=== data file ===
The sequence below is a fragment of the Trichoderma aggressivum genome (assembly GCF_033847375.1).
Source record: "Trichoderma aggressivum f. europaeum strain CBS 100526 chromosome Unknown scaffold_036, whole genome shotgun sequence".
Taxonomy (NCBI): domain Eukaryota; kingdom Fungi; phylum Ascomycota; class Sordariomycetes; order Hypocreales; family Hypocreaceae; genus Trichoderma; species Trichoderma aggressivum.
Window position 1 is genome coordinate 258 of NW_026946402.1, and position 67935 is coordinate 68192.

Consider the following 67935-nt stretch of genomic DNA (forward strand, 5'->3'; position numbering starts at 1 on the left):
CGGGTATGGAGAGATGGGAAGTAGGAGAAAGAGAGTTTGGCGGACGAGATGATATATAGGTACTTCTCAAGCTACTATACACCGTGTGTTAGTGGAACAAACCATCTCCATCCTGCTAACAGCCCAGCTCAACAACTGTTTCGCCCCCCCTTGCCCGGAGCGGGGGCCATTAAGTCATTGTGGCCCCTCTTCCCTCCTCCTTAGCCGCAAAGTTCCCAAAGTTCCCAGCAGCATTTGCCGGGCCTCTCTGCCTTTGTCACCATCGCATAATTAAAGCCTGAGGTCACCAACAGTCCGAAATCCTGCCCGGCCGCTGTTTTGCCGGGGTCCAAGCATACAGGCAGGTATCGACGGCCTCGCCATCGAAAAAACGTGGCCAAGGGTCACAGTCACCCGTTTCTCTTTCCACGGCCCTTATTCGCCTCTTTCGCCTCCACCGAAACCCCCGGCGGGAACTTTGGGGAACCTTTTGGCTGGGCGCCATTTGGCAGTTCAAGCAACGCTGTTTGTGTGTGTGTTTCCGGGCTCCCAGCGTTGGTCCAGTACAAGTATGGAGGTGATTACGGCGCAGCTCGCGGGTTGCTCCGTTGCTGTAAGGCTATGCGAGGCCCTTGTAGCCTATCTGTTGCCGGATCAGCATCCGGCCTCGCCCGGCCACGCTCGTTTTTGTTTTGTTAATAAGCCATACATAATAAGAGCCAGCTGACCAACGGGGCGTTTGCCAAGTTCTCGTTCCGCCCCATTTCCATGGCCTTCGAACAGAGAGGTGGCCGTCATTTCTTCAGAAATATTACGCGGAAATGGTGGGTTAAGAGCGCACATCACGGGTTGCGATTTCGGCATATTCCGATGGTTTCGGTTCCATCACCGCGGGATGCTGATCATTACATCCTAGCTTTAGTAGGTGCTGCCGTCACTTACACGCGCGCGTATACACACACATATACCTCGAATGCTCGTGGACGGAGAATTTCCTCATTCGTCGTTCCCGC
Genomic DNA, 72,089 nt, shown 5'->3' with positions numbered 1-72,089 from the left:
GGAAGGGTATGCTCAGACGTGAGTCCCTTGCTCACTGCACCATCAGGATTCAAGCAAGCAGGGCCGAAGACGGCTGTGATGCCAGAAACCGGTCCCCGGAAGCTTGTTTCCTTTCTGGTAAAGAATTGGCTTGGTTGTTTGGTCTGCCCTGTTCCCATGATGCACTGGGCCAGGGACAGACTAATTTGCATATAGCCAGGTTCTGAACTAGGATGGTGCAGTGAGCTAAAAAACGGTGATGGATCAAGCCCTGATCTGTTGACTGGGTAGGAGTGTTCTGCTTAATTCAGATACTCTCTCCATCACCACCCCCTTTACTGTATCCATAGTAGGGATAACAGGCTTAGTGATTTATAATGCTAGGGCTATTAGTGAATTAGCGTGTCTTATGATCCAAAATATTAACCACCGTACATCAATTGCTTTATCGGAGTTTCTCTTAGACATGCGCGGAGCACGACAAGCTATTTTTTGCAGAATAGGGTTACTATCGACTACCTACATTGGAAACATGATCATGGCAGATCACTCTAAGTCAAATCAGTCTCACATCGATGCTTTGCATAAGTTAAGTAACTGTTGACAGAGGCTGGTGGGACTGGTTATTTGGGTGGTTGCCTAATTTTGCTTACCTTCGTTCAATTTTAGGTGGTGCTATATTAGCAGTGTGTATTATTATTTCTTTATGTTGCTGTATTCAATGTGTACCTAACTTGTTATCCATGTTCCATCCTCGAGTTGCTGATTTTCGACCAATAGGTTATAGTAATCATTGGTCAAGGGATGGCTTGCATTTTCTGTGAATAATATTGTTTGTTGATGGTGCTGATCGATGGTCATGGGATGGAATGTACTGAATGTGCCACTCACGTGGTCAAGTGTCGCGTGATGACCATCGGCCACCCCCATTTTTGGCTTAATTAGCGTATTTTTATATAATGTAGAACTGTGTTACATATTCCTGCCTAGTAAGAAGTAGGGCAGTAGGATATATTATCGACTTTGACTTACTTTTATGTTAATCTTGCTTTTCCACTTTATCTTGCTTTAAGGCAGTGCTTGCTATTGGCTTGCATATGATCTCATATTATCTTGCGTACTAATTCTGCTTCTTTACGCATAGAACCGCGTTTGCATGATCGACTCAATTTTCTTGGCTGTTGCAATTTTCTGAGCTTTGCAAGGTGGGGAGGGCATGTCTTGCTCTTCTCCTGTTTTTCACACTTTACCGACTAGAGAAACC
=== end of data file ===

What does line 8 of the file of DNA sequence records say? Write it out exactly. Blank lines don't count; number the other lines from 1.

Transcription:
GGAAGGGTATGCTCAGACGTGAGTCCCTTGCTCACTGCACCATCAGGATTCAAGCAAGCAGGGCCGAAGACGGCTGTGATGCCAGAAACCGGTCCCCGGAAGCTTGTTTCCTTTCTGGTAAAGAATTGGCTTGGTTGTTTGGTCTGCCCTGTTCCCATGATGCACTGGGCCAGGGACAGACTAATTTGCATATAGCCAGGTTCTGAACTAGGATGGTGCAGTGAGCTAAAAAACGGTGATGGATCAAGCCCTGATCTGTTGACTGGGTAGGAGTGTTCTGCTTAATTCAGATACTCTCTCCATCACCACCCCCTTTACTGTATCCATAGTAGGGATAACAGGCTTAGTGATTTATAATGCTAGGGCTATTAGTGAATTAGCGTGTCTTATGATCCAAAATATTAACCACCGTACATCAATTGCTTTATCGGAGTTTCTCTTAGACATGCGCGGAGCACGACAAGCTATTTTTTGCAGAATAGGGTTACTATCGACTACCTACATTGGAAACATGATCATGGCAGATCACTCTAAGTCAAATCAGTCTCACATCGATGCTTTGCATAAGTTAAGTAACTGTTGACAGAGGCTGGTGGGACTGGTTATTTGGGTGGTTGCCTAATTTTGCTTACCTTCGTTCAATTTTAGGTGGTGCTATATTAGCAGTGTGTATTATTATTTCTTTATGTTGCTGTATTCAATGTGTACCTAACTTGTTATCCATGTTCCATCCTCGAGTTGCTGATTTTCGACCAATAGGTTATAGTAATCATTGGTCAAGGGATGGCTTGCATTTTCTGTGAATAATATTGTTTGTTGATGGTGCTGATCGATGGTCATGGGATGGAATGTACTGAATGTGCCACTCACGTGGTCAAGTGTCGCGTGATGACCATCGGCCACCCCCATTTTTGGCTTAATTAGCGTATTTTTATATAATGTAGAACTGTGTTACATATTCCTGCCTAGTAAGAAGTAGGGCAGTAGGATATATTATCGACTTTGACTTACTTTTATGTTAATCTTGCTTTTCCACTTTATCTTGCTTTAAGGCAGTGCTTGCTATTGGCTTGCATATGATCTCATATTATCTTGCGTACTAATTCTGCTTCTTTACGCATAGAACCGCGTTTGCATGATCGACTCAATTTTCTTGGCTGTTGCAATTTTCTGAGCTTTGCAAGGTGGGGAGGGCATGTCTTGCTCTTCTCCTGTTTTTCACACTTTACCGACTAGAGAAACC